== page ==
19 October 2012

Beam me up: A Review of Red Shirts, John Scalzi

A while back I expounded  on my love for John Scalzi.  As is the case with almost all writers with a growing body of work there is going to be a book or two that lacks appeal. So be the case for Red Shirts

Trekkies or should I say Trekkers  (still unclear? read this and become more so) are familiar with the term "Red Shirts".   Please be advised that this post contains reference to Star Trek.  While I cannot bend you to my way of thinking I strongly recommend you embrace your inner fan.  The term red shirts refers to the crew of  the Starship Enterprise on the television series Star Trek who would tragically die on away missions.  In practically every episode of the original and the newer versions (The Next Generation, Voyager, Deep Space Nine) the lead cast members lives would be put into jeopardy (this is called drama).  Rather than killing Spock or Kirk and thus having to go out and cast a new lead to the show Roddenberry would kill one of the Enterprise's crew.  As it so happened those crew members seemed to wear red shirts.  

I feel like we should all do a shot right about now....or have a beer.  You do click on the links right?

Using the premise of the red shirts,Scalzi superimposes it into a " real life" spaceship that so happens to be connected in a "twilight zone" parallel universe kind of way.  A universe that results in the lives of this ship's fate being  impacted by a TV show's weekly scripts that are consequently being aired in the U.S.A during the 1990's.   What?...come again. Let's try this again... There is a spaceship that exists in the future whose crew are killed off during away missions because the ship is linked to a 1990's science fiction television show that so happens to resemble Star Trek.  What ever is written for the script ends up occurring in real life to the crew of this ship. Come again?....Okay, so there is.... you know never mind.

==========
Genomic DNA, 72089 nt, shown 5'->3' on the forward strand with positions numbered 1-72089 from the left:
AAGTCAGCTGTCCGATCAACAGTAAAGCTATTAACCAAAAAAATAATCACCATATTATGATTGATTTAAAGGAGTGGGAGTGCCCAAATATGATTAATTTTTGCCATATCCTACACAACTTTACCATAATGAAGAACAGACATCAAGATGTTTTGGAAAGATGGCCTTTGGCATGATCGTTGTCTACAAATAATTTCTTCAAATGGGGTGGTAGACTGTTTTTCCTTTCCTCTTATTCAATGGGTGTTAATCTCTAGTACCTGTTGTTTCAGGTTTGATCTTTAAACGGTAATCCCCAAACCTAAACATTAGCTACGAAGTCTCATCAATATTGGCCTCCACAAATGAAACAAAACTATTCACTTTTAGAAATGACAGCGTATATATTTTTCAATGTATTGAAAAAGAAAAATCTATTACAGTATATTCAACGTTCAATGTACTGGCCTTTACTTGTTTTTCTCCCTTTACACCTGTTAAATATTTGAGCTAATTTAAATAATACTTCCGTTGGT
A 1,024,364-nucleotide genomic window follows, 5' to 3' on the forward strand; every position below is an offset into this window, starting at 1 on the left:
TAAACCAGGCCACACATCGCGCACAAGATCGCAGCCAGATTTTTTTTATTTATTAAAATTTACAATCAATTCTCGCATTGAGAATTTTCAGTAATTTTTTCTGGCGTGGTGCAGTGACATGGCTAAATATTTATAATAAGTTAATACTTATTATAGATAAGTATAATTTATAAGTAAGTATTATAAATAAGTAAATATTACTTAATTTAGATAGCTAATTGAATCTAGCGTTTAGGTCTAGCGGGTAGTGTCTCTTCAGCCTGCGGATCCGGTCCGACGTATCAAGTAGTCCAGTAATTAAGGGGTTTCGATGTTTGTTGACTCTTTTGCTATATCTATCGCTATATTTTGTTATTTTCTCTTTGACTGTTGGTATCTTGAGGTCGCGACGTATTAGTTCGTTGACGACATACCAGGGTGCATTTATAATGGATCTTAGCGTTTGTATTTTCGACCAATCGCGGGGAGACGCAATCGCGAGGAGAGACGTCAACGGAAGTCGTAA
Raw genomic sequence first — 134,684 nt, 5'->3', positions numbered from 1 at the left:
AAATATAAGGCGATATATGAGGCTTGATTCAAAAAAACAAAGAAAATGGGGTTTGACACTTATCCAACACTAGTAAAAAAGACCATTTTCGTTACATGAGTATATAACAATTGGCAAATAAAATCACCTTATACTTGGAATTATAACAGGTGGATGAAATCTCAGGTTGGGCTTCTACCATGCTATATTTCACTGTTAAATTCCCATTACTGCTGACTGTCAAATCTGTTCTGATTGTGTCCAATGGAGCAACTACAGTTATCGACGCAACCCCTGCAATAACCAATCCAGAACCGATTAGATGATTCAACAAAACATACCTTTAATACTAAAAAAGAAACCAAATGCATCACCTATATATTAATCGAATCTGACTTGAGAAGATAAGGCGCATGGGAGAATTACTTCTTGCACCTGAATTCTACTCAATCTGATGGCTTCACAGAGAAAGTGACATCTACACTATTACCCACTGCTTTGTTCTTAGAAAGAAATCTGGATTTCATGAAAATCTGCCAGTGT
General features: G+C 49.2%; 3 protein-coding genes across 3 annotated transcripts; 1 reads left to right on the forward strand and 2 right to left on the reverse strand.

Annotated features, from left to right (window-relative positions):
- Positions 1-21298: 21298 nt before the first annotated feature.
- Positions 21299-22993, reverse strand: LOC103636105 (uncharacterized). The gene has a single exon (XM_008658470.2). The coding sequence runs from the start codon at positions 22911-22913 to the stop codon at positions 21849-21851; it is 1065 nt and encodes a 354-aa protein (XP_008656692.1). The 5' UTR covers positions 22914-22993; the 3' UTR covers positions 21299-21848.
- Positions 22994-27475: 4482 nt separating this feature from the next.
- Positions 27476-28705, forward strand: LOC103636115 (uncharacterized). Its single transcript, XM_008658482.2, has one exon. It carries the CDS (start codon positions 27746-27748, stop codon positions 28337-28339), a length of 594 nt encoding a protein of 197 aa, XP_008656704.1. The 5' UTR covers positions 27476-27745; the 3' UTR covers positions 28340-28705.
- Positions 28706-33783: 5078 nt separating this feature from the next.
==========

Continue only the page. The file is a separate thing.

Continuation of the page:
Now to be fair, there is a very sound idea here. One that would have been great if a little more effort on the part of the writer and a little more editorial review had been invested. This book has been rushed.  Frankly, I am amazed that in its current state it was even sent for publication and then so widely supported by the publishing house with a full book tour put behind it. Either Scalzi was pushed to produce a new book or has gotten too big for his own good. In any event, I did not like this book.  I did not. The rambling end to the book is so annoying that I just wanted to read the darn thing to be done with it and move onto something with thought behind it.